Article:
Jason Pfetcher is a young, progressive attorney living in Chicago. He is also the husband of my niece, Heidi, and the father of two of my favorite little people, Lauren and Ruby. Jason and I usually run into each other at family events a couple of times a year, and when we meet the topic of conversation is often politics and the state of the nation. Jason is blessed with clear insight and a seismic interest in the world around him - and I always benefit from our encounters.
This past June Jason sent me the first issue of a new magazine. The New Territory is being published by a young friend of his whom he met nearly a decade ago when they were both doing political organizing in Laclede County, Missouri. Jason describes Tina Casagrand, who was only seventeen at the time they met, as "more self-aware and politically active than most adults I've ever met."
As a novice editor and publisher, Ms. Casagrand's literary endeavor is quite impressive. The 120-page initial volume is a montage of fiction, geography, history, culture, and science all closely bound with Missouri and the portion of the nation that she refers to as the Lower Midwest. Her self-defined mission with The New Territory is to "support writers and document the land, people, problems, and possibilities" of the area of the nation that she has chosen to illuminate.
Ms. Casagrand describes the theme of the first issue of her work as being "harboring strength in the earth," and she uses that link to weave together stories and photographs that help to clarify and define the region. One of my favorite pieces in this first volume is the story of two brothers-in-law who worked to build a "dirt moving" business in Oklahoma. Writer Bryce McElhaney, a journalism student from the University of Oklahoma, looked at the path to ultimate success that was followed by two young friends who started out in the early 1970's making a living by digging ditches. They kept moving dirt, buying equipment, and moving more dirt - slowly and steadily making a success of their business and of their lives.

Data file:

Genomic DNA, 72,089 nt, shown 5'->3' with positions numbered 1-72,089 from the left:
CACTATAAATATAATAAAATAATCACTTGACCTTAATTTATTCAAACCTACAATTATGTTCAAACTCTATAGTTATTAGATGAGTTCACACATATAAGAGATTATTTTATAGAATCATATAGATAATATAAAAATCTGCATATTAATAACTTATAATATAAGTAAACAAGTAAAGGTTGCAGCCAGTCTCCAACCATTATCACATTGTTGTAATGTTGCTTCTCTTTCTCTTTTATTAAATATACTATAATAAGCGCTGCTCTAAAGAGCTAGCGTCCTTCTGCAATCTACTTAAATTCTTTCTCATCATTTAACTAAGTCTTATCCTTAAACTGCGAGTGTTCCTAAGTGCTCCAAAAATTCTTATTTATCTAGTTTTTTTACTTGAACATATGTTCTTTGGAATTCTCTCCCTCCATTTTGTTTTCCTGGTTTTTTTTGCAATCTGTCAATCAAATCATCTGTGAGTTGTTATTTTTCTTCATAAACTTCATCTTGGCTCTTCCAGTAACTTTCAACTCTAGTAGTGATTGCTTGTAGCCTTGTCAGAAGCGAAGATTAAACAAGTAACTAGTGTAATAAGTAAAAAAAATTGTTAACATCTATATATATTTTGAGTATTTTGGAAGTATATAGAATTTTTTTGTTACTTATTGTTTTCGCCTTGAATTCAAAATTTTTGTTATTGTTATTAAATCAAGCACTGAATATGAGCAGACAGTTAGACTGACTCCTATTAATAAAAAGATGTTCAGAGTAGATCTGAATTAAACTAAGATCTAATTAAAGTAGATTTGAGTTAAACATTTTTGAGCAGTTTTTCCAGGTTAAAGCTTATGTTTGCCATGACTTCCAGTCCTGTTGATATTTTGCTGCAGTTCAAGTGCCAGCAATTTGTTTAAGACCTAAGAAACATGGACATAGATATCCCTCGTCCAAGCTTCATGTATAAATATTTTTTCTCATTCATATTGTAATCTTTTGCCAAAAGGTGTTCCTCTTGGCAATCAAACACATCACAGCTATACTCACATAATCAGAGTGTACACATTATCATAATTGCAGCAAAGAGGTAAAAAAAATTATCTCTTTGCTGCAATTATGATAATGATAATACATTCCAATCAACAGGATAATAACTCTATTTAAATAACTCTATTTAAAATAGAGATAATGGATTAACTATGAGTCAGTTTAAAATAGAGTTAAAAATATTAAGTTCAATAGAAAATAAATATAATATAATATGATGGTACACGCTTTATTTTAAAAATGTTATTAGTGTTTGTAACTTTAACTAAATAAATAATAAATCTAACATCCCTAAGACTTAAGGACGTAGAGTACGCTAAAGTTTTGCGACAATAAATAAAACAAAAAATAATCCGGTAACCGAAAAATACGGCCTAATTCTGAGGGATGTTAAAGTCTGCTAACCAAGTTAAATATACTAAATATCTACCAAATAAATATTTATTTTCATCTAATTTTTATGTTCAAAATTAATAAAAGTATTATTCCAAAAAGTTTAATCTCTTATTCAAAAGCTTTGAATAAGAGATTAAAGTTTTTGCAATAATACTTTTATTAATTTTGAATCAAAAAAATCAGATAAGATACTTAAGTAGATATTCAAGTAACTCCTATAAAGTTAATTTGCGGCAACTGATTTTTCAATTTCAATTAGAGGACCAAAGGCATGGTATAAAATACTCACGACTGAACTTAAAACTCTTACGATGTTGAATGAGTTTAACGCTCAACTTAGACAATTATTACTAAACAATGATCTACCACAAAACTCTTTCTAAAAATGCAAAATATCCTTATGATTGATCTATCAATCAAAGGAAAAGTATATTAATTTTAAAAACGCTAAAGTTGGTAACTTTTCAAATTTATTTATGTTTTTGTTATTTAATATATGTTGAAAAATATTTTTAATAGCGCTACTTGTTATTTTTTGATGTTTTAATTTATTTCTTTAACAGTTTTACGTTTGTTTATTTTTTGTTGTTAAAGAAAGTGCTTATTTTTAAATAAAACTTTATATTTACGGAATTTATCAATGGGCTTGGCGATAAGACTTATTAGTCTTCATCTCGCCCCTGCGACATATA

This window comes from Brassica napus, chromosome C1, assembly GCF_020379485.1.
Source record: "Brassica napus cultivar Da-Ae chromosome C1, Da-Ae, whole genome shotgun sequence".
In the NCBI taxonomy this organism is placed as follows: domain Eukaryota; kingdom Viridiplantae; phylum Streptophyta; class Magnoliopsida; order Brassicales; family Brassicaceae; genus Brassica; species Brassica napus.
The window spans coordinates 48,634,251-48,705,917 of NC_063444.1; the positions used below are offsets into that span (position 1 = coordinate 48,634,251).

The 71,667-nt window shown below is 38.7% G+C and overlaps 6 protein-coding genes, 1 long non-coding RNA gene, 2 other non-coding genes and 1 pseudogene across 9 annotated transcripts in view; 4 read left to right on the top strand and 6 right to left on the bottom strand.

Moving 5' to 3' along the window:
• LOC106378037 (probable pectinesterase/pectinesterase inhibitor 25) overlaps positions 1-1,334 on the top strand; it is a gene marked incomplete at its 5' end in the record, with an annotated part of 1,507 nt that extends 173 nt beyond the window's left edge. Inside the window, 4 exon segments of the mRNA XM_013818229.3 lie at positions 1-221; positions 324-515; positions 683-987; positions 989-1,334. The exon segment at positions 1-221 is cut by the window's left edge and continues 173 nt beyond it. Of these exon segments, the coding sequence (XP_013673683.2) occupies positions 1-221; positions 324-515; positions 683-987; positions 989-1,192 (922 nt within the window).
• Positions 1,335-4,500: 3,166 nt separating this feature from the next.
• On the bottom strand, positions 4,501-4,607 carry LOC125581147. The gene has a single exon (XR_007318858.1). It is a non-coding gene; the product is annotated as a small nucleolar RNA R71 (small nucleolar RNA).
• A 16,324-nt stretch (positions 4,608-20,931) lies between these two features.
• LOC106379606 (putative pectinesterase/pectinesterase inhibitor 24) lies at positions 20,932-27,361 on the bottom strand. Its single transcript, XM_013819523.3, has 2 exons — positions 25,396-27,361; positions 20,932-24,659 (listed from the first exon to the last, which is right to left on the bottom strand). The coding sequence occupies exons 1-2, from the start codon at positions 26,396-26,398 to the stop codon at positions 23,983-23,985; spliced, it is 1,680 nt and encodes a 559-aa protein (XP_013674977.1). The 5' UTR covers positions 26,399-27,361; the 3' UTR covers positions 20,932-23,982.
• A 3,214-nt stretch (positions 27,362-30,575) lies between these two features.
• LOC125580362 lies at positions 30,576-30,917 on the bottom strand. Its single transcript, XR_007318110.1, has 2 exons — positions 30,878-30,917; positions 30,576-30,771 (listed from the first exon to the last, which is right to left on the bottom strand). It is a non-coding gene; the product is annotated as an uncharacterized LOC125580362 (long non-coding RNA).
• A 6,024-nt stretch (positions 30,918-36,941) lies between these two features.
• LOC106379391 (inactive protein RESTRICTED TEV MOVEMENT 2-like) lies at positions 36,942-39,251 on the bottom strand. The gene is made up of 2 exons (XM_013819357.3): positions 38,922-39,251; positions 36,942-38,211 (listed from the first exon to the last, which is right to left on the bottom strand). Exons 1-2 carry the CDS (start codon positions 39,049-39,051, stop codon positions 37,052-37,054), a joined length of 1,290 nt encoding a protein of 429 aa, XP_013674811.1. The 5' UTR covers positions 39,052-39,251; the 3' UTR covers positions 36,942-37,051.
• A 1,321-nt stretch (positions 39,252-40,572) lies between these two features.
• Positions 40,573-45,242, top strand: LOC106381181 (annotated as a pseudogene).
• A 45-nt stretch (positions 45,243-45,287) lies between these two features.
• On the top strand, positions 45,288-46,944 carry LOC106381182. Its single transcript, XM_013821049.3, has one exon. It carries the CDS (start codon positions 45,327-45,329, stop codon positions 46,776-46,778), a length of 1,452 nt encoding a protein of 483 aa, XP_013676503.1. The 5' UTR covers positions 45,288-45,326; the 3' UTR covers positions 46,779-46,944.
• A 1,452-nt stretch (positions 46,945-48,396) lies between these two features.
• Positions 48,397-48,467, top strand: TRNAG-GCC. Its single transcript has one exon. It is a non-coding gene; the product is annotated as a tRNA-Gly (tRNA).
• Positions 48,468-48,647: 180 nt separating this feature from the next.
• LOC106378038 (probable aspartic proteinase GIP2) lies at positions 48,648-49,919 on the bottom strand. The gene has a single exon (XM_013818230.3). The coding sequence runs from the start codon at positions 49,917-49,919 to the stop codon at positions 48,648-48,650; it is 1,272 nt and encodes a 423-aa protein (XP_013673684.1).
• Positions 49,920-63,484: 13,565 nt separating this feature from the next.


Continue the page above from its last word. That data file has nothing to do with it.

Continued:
The earth is also viewed through a farming lens with "The 1,000 Year Plan" by "urban farmer" Adam Saunders of Columbia, Missouri, as he looks at a sustainability model for agriculture that would stretch across the current millennium. Saunders' plan incorporates technology, conservation measures, and more comprehensive land use to meet the needs of future generations.
And there is poetry, fiction, and some beautiful photography in the pages of The New Territory. I'm still finding delights and treasures in this first issue!
Congratulations to Tina Casagrand and her very talented staff of writers and photographers. May your hard work and dedication to an idea serve you - and us - well into the future.